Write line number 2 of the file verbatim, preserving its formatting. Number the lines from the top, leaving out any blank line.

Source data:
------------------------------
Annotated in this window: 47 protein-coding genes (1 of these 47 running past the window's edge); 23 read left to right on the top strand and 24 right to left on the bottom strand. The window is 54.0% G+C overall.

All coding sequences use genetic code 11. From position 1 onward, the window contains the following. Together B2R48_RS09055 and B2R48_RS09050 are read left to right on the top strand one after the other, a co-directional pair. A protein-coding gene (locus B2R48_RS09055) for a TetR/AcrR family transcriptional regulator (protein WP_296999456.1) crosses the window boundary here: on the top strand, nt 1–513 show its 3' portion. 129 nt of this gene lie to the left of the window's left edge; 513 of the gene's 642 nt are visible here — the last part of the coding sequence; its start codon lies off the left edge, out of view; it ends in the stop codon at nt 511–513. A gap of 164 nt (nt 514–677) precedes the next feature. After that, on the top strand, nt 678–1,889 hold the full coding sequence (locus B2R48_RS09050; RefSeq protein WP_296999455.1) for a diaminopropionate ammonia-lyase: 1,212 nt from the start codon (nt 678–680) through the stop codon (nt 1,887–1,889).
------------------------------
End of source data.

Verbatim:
All coding sequences use genetic code 11. From position 1 onward, the window contains the following. Together B2R48_RS09055 and B2R48_RS09050 are read left to right on the top strand one after the other, a co-directional pair. A protein-coding gene (locus B2R48_RS09055) for a TetR/AcrR family transcriptional regulator (protein WP_296999456.1) crosses the window boundary here: on the top strand, nt 1–513 show its 3' portion. 129 nt of this gene lie to the left of the window's left edge; 513 of the gene's 642 nt are visible here — the last part of the coding sequence; its start codon lies off the left edge, out of view; it ends in the stop codon at nt 511–513. A gap of 164 nt (nt 514–677) precedes the next feature. After that, on the top strand, nt 678–1,889 hold the full coding sequence (locus B2R48_RS09050; RefSeq protein WP_296999455.1) for a diaminopropionate ammonia-lyase: 1,212 nt from the start codon (nt 678–680) through the stop codon (nt 1,887–1,889).